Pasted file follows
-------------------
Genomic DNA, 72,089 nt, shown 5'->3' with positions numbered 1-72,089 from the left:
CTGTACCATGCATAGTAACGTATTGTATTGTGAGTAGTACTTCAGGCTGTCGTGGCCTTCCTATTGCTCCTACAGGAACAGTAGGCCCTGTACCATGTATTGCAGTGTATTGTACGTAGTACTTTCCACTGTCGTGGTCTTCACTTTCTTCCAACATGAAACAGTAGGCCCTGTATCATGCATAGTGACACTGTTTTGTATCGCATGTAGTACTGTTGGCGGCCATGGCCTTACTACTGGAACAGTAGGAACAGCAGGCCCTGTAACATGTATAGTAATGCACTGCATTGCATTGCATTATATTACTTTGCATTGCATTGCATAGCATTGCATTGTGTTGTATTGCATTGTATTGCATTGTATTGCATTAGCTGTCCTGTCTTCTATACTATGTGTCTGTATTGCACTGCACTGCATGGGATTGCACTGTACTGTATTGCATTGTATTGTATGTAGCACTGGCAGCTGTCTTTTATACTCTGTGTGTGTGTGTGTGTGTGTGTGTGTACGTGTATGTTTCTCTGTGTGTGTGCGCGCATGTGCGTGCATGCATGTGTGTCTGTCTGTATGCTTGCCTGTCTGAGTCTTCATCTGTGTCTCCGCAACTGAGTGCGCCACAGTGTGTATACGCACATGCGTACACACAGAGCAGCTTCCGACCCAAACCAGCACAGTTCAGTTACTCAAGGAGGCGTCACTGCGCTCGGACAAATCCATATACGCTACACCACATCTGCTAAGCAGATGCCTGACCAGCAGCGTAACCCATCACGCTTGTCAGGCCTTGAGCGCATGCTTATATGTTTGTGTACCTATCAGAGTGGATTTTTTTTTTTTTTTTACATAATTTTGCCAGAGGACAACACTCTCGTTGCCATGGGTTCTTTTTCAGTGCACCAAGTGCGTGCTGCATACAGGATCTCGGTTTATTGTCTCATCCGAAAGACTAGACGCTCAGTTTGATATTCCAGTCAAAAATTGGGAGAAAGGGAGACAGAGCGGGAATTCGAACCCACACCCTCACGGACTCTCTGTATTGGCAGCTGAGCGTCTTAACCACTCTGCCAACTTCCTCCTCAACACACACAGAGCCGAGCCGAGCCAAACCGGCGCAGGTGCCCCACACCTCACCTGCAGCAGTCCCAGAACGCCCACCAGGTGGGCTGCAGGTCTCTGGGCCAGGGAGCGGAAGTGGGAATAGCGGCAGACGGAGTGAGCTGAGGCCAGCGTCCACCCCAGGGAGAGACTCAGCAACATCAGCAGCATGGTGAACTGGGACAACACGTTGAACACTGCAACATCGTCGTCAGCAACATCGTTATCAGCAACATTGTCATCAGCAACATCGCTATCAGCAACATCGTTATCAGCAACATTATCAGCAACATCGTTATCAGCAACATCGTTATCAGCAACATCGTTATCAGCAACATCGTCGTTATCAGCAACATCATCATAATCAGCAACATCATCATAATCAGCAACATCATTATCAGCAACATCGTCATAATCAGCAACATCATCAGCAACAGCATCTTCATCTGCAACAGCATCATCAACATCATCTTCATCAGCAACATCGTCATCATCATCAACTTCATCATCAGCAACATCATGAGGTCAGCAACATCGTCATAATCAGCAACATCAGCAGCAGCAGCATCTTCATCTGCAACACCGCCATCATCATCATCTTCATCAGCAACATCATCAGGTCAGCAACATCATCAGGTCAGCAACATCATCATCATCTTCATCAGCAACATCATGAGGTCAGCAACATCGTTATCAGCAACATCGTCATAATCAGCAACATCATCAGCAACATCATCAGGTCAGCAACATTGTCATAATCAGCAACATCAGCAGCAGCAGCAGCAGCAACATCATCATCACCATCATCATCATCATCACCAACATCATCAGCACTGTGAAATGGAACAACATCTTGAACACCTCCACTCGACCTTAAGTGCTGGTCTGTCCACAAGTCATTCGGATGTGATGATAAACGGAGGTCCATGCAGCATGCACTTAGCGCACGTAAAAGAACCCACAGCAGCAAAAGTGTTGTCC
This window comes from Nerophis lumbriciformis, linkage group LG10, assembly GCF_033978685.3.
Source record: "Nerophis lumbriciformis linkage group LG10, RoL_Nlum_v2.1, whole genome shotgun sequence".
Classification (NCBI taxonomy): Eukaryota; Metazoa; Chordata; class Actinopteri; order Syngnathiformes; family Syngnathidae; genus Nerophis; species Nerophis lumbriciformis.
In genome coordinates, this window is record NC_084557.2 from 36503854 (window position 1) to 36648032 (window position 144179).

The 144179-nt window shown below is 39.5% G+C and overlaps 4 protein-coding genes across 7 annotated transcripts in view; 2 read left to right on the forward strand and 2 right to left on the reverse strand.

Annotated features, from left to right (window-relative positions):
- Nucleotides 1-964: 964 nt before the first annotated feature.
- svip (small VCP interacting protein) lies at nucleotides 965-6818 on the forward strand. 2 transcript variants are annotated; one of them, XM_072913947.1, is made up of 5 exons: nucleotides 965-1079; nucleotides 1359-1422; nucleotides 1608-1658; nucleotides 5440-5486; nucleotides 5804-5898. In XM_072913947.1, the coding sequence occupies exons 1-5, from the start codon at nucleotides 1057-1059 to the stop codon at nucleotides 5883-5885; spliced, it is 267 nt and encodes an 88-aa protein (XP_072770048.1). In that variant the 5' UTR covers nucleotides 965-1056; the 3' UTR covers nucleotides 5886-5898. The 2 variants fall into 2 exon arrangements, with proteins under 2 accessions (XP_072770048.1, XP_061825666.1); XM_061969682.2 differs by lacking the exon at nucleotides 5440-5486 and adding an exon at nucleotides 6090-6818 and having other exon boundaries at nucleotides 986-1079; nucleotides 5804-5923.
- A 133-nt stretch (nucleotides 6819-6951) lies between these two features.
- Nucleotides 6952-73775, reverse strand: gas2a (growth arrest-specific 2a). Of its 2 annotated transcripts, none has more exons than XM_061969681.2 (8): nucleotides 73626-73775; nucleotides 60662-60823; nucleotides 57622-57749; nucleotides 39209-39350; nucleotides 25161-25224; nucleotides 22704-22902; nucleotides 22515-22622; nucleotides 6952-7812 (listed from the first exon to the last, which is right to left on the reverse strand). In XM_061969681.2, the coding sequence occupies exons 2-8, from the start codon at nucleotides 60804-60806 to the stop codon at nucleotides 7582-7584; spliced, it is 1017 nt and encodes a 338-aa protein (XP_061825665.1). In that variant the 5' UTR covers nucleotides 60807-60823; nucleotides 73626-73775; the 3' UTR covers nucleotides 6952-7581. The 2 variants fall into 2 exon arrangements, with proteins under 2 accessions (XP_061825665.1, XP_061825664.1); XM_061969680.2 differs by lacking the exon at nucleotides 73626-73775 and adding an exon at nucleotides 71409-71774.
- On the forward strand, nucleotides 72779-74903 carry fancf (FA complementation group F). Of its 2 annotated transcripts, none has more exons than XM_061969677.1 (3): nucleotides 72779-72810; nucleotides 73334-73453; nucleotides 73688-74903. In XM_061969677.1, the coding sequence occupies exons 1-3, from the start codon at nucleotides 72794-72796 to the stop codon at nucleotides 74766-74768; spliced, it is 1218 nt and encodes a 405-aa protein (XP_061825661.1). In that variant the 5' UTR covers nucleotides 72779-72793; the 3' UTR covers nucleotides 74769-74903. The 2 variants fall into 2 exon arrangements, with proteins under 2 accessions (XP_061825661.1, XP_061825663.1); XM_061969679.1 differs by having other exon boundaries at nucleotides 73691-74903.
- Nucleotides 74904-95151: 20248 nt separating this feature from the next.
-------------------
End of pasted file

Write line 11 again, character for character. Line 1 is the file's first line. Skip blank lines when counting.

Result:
- A 133-nt stretch (nucleotides 6819-6951) lies between these two features.